- Most recent hypothesis is that it is a defect on induction and patterning of the rostral neural tube in the first 4 weeks of gestation.
Atelencephaly: absence of the telencephalon with some remaining diencephalic derivatives
Aprosencephaly: loss of the diencephalic and telencephalic structures
These are different from anencephaly due to the presence of a skin-covered skull, although hypoplastic.
Synonyms include Garcia-Lurie syndrome, atelencephalic microcephaly syndrome, XK syndrome, and XK-aprosencephaly syndrome.
Associated with other malformations including congenital heart disease (VSD, ASD, PDA, coarctation of the aorta), limb malformations (thumb hypoplasia/aplasia, oligodactyly, fan-shaped toes, syndactyly, clubfoot, single palmar crease), eye abnormalities (cyclopia, coloboma, hypertelorism, downslanting palpebral fissures, blepharophimosis, microphthalmia, microcornea), vertebral body defects, and genital defects. Usually lethal, or else severe growth and mental retardation.
These are very rare, and chromosomal abnormalities have been associated.
Agenesis of the Corpus Callosum
- can be isolated or part of a syndrome
- over 100 syndromes associated, including many inborn errors of metabolism
- absence of cingulate gyrus, with sulci radiating down to the third ventricle
- slightly dilated ventricles with irregular "bat wing" contour
- bundle of Probst: white matter tract frequently found running in the anterior-posterior direction above the lateral ventricle where the corpus callosum normally sits
- partial agenesis of the corpus callosum also exists, with sparing of the rostrum and genu
- complete absence of corpus callosum also associated with absence of anterior commisure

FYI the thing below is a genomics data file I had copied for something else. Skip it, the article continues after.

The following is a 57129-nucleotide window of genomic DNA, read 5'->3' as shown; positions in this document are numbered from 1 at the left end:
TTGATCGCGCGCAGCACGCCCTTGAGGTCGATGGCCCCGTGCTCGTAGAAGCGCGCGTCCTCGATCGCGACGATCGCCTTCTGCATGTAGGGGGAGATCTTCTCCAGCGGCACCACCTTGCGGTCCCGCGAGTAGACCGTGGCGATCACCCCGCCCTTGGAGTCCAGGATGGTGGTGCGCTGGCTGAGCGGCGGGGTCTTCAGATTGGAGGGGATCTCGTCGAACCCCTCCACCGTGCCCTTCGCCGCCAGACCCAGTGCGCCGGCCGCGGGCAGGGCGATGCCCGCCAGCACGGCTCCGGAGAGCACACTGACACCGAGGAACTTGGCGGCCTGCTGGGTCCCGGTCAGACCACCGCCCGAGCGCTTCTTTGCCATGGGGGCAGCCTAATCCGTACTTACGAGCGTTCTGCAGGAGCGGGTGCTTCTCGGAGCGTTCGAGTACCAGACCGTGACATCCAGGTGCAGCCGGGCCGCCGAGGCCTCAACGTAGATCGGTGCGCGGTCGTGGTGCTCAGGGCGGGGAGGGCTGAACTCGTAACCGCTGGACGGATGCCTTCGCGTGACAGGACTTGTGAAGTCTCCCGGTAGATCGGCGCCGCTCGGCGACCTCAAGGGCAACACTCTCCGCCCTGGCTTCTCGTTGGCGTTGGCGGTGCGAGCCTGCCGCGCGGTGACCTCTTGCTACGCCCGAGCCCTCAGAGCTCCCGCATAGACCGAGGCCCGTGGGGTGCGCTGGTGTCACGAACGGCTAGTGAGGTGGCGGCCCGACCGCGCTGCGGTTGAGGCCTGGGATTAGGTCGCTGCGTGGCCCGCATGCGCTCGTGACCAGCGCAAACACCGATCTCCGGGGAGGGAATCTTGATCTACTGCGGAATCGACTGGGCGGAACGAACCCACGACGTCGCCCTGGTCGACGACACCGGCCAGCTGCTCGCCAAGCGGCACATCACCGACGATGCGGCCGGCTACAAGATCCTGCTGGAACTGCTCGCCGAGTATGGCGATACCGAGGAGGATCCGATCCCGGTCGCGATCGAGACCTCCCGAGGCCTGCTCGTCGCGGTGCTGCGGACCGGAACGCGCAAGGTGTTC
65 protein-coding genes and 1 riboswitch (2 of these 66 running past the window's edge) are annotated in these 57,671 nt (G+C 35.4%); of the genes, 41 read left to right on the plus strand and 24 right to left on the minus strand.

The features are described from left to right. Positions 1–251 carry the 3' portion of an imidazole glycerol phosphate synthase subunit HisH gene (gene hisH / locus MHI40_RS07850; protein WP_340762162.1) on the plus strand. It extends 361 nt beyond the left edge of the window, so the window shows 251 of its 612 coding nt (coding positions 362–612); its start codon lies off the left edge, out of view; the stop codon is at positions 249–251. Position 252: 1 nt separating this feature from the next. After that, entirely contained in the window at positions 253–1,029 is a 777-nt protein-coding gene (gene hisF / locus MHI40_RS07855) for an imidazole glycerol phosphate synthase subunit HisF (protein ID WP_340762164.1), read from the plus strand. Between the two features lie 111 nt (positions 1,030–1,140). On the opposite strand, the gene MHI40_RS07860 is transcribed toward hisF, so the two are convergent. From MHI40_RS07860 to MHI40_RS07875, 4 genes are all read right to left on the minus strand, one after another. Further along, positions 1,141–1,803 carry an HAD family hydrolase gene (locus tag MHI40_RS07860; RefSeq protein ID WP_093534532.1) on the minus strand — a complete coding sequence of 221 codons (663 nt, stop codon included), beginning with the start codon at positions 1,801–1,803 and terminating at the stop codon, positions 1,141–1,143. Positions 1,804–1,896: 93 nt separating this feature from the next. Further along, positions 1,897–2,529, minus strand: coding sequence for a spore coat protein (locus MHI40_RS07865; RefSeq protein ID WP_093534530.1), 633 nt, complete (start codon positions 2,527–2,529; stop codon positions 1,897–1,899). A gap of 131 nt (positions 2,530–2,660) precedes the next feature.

If found incidentally, can have very subtle deficits on neuropsychological testing, not always disconnection syndromes. Higher incidence of seizures and mental retardation. Believed that the clinical manifestations reflect more associated CNS anomalies than the lack of corpus callosum itself.
Associated metabolic disorders to consider include Smith-Lemli-Optiz syndrome, non-ketotic hyperglycinemia, infantile lactic acidosis associated with pyruvate carboxylase or PDH deficiency, Zellweger syndrome.
Pathogenesis is unclear. Corpus callosum forms from tghe commisural plate of the lamina terminalis between 40-43 days gestation, growing rostral to caudal. Can be caused by axon guidance defects, projection neuron specification defects, and midline glial defects.
Absence of the septum pellucidum with hypoplastic optic nerves. Constellation known as De Morsier syndrome.
Clinical presentation includes visual impairment, hypothalamic-pituitary insufficency (symptomatic hypoglycemia, diabetes insipidus, growth hormone deficiency), seizures, cognitive retardation (or normal).
Can be associated with porencephaly. Some patients have mutations in HESX1. There can be associated retinal dysplasias or dysplasia of the lateral geniculate nucleus. Heterotopia, polymicrogyria can also be associated.
Other Midline Defects
- Arrhinencephaly: absence of olfactory bulbs, leading to anosmia. Associate with holoprosencephaly, Kallman syndrome (anosmia, hypogonadotropic hypogonadism from GnRH deficiency)
- mildline cysts of the corpus callosum and septum
- midline lipomas
- other tract crossing defects